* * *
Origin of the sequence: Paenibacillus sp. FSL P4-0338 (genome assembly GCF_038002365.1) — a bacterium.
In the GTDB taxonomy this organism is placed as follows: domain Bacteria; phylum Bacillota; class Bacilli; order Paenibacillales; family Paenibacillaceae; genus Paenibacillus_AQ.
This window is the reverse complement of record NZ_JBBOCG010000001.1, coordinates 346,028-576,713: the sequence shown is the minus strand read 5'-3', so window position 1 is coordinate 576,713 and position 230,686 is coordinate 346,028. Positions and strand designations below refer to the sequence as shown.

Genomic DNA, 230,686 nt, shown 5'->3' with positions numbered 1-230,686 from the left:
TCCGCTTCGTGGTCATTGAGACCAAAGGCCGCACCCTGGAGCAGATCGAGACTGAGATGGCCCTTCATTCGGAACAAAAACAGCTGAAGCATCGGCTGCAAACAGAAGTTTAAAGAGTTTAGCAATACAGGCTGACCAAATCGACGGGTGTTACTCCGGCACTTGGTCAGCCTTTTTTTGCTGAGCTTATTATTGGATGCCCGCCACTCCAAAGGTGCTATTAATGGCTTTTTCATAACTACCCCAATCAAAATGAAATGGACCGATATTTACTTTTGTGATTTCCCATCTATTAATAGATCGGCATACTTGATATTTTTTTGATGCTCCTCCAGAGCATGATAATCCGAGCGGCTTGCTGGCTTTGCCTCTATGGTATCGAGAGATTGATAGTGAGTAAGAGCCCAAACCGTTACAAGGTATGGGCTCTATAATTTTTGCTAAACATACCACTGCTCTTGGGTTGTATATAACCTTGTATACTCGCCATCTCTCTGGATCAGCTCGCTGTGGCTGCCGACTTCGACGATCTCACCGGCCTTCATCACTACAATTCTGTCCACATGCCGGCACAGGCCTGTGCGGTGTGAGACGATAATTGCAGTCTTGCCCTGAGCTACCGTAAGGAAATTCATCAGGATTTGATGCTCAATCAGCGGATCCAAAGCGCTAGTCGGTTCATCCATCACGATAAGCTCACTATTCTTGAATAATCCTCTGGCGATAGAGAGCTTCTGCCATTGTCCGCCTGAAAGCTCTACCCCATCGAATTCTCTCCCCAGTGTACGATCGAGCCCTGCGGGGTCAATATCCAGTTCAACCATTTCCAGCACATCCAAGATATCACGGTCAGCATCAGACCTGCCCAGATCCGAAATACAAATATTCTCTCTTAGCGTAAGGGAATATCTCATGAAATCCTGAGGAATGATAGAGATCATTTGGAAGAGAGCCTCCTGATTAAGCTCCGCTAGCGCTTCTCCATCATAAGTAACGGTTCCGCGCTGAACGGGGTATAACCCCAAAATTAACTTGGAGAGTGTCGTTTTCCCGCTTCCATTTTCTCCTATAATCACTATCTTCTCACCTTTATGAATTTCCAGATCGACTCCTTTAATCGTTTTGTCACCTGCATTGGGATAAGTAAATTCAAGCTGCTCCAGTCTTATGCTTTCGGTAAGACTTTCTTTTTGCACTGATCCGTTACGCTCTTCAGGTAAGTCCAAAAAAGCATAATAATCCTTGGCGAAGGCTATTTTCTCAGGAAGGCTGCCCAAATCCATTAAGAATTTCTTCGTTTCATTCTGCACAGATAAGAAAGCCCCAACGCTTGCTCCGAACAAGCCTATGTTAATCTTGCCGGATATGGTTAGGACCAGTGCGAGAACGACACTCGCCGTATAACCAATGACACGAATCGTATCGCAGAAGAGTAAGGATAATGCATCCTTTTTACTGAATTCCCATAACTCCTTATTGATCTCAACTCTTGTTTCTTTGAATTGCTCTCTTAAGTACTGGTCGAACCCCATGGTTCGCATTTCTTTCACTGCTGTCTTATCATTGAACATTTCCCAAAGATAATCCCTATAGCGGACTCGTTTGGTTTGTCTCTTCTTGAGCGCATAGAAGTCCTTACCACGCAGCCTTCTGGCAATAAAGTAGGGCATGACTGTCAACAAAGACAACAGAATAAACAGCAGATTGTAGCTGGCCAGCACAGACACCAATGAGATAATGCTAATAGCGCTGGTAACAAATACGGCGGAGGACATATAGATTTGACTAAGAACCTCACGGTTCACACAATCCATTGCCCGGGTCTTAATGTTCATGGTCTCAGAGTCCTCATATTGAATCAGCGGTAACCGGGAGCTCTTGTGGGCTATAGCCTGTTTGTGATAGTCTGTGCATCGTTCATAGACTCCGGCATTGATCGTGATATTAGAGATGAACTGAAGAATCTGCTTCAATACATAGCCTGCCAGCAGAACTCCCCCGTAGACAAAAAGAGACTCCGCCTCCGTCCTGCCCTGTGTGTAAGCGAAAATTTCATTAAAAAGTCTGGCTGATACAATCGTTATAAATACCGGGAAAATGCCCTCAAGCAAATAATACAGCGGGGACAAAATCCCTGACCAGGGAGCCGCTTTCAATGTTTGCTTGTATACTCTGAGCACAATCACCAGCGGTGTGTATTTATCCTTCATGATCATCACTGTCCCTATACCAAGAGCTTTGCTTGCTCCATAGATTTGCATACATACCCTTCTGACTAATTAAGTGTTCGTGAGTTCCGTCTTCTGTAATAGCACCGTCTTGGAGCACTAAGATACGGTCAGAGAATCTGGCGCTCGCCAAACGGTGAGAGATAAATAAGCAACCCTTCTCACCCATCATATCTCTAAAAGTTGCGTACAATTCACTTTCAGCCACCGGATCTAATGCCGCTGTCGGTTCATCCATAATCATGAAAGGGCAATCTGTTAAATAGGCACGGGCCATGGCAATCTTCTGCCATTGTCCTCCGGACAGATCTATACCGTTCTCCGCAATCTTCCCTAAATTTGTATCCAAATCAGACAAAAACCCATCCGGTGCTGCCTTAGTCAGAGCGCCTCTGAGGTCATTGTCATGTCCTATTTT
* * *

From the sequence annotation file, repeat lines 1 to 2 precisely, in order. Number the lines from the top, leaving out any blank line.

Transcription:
Origin of the sequence: Paenibacillus sp. FSL P4-0338 (genome assembly GCF_038002365.1) — a bacterium.
In the GTDB taxonomy this organism is placed as follows: domain Bacteria; phylum Bacillota; class Bacilli; order Paenibacillales; family Paenibacillaceae; genus Paenibacillus_AQ.